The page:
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Keep it simple! I’m continually reminded of this tried and true maxim. Being a dyed in the wool lighting geek I like nothing more than throwing a ton of lights into a setup, and creating complex, layered lighting. It’s the puzzle solver in me. Sometimes that’s completely called for and the only way to produce the desired result. However solving the lighting puzzles doesn’t always have to involve a kings ransom worth of strobes, power packs, etc, quite the contrary. In fact, 90 percent of my lighting solutions end up using between just 1 to 3 lights.
It’s easy for me, just like the next guy, to get caught up in the use of lust worthy gear and complex setups. I’m lucky enough to have a lot of great equipment at my fingertips so the temptation is ever present. However at the end of the day it really isn’t about the gear or how many lights you can throw at a project. It’s about the quality of your artistic vision and results you’re able to produce. The tools are only as good the person using them and only a means to end. I’m always pleasantly surprised when I repeatedly rediscover just how much is possible with a few simple tools, tools you know inside and out. Limitations beget innovative solutions and from innovation springs creativity.
In future posts I’ll look at multiple light setups, post processing, workflow and more. But since I’m talking about keeping it simple, I can’t think of a better way to illustrate the point than looking at a few recent one light portraits. The following images were created using only one strobe or speedlight along with modifiers such as a beauty dish, octabank, reflector panel, subtraction panel, and v-flat. The importance of modifiers can’t be over emphasized. They play an important role in allowing you to shape and control the quality of your light, even if you’re only using sheets of foam core to reflect or subtract light. As you’ll see this is something I do often, either alone or in combination with an additional modifier on my key light. It all depends on the quality of light I’m after.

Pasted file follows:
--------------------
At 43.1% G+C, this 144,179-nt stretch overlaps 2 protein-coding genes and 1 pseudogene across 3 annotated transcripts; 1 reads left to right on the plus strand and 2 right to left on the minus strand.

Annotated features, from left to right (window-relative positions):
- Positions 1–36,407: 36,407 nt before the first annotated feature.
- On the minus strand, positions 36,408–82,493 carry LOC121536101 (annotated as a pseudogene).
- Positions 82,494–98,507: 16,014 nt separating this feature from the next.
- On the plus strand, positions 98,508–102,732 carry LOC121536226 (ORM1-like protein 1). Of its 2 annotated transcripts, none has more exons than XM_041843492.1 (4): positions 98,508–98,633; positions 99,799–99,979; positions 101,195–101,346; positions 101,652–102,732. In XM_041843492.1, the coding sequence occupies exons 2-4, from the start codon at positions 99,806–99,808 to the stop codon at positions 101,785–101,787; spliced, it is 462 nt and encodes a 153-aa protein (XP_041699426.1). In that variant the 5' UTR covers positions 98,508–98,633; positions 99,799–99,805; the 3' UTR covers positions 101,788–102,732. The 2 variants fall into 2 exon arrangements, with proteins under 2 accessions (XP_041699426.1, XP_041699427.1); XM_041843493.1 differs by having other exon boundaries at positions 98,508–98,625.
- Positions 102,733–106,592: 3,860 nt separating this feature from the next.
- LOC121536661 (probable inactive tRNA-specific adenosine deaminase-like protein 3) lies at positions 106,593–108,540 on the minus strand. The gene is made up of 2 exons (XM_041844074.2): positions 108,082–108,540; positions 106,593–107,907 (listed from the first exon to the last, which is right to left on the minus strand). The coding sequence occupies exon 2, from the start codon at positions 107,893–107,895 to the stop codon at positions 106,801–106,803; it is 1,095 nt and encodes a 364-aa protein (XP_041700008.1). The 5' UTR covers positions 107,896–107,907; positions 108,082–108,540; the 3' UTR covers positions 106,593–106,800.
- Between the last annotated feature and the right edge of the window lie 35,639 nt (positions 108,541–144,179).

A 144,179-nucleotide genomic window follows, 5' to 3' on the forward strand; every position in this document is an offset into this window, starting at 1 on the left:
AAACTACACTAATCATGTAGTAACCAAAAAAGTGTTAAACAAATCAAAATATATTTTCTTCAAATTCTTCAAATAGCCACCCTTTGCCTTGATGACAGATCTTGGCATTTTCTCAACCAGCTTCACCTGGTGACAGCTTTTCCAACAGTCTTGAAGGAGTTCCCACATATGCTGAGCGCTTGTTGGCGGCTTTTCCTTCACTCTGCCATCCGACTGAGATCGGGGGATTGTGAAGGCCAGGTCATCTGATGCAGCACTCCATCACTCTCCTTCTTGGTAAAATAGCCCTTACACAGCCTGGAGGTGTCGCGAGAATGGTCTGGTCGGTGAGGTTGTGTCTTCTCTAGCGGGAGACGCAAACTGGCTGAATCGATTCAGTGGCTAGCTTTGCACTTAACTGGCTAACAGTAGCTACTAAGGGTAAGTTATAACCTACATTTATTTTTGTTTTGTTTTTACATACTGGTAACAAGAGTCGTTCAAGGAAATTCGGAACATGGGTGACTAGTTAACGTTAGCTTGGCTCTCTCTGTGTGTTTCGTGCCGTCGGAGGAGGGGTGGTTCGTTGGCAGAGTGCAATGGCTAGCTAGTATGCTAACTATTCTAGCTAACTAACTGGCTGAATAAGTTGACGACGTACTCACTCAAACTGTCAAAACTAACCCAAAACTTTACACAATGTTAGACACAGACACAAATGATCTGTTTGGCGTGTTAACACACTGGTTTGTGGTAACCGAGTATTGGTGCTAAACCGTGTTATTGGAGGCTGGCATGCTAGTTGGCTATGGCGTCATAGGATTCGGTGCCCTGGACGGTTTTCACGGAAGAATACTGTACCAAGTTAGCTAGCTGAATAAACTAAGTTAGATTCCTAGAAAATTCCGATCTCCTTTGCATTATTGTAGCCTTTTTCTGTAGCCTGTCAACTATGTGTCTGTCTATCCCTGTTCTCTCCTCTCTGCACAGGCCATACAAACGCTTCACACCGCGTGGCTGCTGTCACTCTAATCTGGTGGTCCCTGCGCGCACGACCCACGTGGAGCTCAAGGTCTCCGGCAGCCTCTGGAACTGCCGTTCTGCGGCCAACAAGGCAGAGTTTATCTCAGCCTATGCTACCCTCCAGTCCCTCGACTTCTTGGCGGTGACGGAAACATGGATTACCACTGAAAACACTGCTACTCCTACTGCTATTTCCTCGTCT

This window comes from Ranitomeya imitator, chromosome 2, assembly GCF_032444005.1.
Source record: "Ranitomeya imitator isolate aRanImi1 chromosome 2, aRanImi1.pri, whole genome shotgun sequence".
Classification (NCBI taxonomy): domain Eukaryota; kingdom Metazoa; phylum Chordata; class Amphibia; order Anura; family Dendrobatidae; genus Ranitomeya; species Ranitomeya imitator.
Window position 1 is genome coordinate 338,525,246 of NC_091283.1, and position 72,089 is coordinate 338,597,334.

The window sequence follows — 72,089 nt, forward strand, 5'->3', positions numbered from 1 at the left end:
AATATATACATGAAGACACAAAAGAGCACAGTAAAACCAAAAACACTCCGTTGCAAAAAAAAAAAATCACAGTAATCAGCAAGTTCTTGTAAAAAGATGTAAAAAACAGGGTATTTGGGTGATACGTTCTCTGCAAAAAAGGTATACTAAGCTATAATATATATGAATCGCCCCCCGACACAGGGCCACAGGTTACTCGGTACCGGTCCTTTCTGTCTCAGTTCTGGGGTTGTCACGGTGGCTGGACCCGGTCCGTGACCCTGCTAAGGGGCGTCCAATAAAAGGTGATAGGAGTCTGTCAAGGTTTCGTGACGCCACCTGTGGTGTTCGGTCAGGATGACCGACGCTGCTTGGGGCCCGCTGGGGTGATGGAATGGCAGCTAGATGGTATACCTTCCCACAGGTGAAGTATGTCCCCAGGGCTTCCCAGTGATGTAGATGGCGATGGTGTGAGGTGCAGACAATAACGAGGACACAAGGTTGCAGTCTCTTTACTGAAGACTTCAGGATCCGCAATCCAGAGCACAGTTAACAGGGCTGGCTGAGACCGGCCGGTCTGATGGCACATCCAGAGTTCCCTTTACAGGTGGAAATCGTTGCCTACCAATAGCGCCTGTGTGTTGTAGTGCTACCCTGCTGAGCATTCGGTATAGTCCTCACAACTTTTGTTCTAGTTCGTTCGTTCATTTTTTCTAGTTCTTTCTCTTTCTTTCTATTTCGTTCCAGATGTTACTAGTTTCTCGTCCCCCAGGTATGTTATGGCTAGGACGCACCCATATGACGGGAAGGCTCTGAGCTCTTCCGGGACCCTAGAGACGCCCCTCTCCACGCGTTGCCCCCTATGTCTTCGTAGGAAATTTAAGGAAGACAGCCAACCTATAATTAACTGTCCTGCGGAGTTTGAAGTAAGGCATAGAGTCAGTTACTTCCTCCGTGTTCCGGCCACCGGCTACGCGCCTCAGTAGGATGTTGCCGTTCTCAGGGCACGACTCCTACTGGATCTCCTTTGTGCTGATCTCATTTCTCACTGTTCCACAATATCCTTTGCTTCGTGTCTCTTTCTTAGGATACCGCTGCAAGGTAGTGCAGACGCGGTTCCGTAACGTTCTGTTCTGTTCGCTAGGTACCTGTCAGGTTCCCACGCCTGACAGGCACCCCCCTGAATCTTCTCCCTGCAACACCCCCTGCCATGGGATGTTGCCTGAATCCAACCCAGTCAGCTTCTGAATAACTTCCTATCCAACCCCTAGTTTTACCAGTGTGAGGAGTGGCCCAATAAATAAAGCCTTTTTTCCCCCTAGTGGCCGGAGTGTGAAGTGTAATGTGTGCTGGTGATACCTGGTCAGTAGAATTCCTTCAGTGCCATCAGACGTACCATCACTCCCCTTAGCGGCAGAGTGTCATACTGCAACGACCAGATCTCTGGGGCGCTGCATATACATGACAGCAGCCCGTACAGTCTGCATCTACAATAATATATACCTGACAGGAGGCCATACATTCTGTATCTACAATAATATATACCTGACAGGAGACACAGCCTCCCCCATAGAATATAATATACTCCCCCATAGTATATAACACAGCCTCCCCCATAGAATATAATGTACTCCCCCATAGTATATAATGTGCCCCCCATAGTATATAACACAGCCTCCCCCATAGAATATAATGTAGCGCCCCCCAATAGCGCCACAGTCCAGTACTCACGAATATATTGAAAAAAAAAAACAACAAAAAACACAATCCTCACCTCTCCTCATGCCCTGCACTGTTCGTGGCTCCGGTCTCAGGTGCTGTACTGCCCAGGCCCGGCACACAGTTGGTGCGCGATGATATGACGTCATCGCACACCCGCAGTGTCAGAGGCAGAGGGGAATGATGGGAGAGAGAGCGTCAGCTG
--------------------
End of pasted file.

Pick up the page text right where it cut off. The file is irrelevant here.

Comp Card Fashion Portrait
To create comp card portrait for model Makaila Nichols I placed a Profoto D1 500W camera left and modified it with a Mola Demi beauty dish. To open up the shadows, reflect light back from the key light and create a broad fill source I placed a white 4×8 foot sheet of foam core to the right of the model.
Blaine The Mono Band Portrait
For this image of Orlando, FL based rockers Blaine The Mono I’m using 1 Profoto 7B and Pro 7 head at full power, placed camera right, 15 feet from the subjects and modified with a 7 foot octabank. I’ve placed one 4×8 foot sheet of black foam core on the left side of the band to subtract light and create a more sculpted moody look. The band members are Randi Stickles, Clifton Garner, Eric Joseph, Chris Culverwell.
Self-Portrait Promo Image
For this self-portrait promo image I used the same lighting setup I used for the band portrait above. Except in this case I moved the light closer. With only one person to light the distance necessary to provide enough coverage was less. The set up was 1 Profoto 7B Pro 7 head at full power, placed camera right and modified with 7 foot bank. One 4×8 sheet of black foam core was placed camera left to subtract light from my left side.
High Key Fashion/Glamour Portrait
It doesn’t get simpler than this. To create this high key glamour cover shot style image I used 1 Canon 600EXT Speedlite at full power fired into a white 4×8 foot foam core v-flat placed behind me as I shot.
Many of these images have been featured in my monthly lighting column for Shutter Magazine. If you’d like to learn more about how they were created, see the lighting diagrams, and my instructional videos sign up for Shutter Magazine. This FREE monthly resource is loaded with tons of valuable educational content from today’s top photographers.
It’s my pleasure to share with the liveBooks community as a new regular contributor to the Resolve blog. As a long time liveBooks customer I can attest to the positive impact liveBooks has had on my business and visibility in the marketplace. It’s my honor to now be in a position to give back and help others as they make their way along their photography career paths. It’s going to be an exciting ride!
All images © Michael Corsentino 2014
Michael Corsentino is an award-winning contemporary wedding, portrait, editorial and fashion photographer. A 2013 American Photo Top Ten Wedding Photographer nominee, Michael is an Adobe Photoshop and Lightroom expert as well as a Capture One Pro Certified Professional. He is author of the popular Canon Speedlite System Digital Field Guide, Canon 6D Digital Filed Guide, and forthcoming Capture One 7 Pro Official Guide.
In addition to his busy shooting schedule, book and video projects, Michael is a contributing writer to Photoshop User Magazine. He writes a monthly lighting column for Shutter Magazine and serves as Tech Editor at Large and Photographer in Residence for Resource Magazine. A sought-after international workshop leader and speaker, Michael is based in Florida and has been shooting digitally since 1999. He made his first exposure when he was 12 years old and hasn’t put his camera down since.
His 35-year love affair with the magic and science of photography is more passionate today than ever – Stylish, dramatic, edgy and modern images set Michael’s photography apart.